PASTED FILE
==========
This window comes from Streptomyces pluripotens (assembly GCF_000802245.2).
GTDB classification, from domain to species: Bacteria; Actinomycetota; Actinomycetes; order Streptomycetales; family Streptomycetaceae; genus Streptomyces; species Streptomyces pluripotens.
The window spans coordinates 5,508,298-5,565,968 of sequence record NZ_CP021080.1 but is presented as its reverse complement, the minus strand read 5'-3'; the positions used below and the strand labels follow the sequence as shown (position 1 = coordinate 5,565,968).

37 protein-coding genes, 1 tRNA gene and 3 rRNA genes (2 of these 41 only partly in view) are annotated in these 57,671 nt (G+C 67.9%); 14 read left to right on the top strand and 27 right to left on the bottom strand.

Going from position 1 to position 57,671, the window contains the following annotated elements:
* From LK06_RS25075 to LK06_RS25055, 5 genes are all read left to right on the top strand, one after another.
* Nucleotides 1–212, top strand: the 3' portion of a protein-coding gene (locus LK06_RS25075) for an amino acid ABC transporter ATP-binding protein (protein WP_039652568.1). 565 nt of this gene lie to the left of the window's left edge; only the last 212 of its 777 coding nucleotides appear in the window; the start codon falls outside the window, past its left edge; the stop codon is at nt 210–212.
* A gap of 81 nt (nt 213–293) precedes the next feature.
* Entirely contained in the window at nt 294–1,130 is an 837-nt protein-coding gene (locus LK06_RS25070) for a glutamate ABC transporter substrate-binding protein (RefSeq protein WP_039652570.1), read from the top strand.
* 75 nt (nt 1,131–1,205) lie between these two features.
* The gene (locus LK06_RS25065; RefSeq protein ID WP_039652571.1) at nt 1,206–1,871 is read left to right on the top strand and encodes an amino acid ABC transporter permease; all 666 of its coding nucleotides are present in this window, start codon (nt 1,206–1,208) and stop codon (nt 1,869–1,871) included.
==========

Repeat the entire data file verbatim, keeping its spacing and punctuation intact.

This window comes from Streptomyces pluripotens (assembly GCF_000802245.2).
GTDB classification, from domain to species: Bacteria; Actinomycetota; Actinomycetes; order Streptomycetales; family Streptomycetaceae; genus Streptomyces; species Streptomyces pluripotens.
The window spans coordinates 5,508,298-5,565,968 of sequence record NZ_CP021080.1 but is presented as its reverse complement, the minus strand read 5'-3'; the positions used below and the strand labels follow the sequence as shown (position 1 = coordinate 5,565,968).

37 protein-coding genes, 1 tRNA gene and 3 rRNA genes (2 of these 41 only partly in view) are annotated in these 57,671 nt (G+C 67.9%); 14 read left to right on the top strand and 27 right to left on the bottom strand.

Going from position 1 to position 57,671, the window contains the following annotated elements:
* From LK06_RS25075 to LK06_RS25055, 5 genes are all read left to right on the top strand, one after another.
* Nucleotides 1–212, top strand: the 3' portion of a protein-coding gene (locus LK06_RS25075) for an amino acid ABC transporter ATP-binding protein (protein WP_039652568.1). 565 nt of this gene lie to the left of the window's left edge; only the last 212 of its 777 coding nucleotides appear in the window; the start codon falls outside the window, past its left edge; the stop codon is at nt 210–212.
* A gap of 81 nt (nt 213–293) precedes the next feature.
* Entirely contained in the window at nt 294–1,130 is an 837-nt protein-coding gene (locus LK06_RS25070) for a glutamate ABC transporter substrate-binding protein (RefSeq protein WP_039652570.1), read from the top strand.
* 75 nt (nt 1,131–1,205) lie between these two features.
* The gene (locus LK06_RS25065; RefSeq protein ID WP_039652571.1) at nt 1,206–1,871 is read left to right on the top strand and encodes an amino acid ABC transporter permease; all 666 of its coding nucleotides are present in this window, start codon (nt 1,206–1,208) and stop codon (nt 1,869–1,871) included.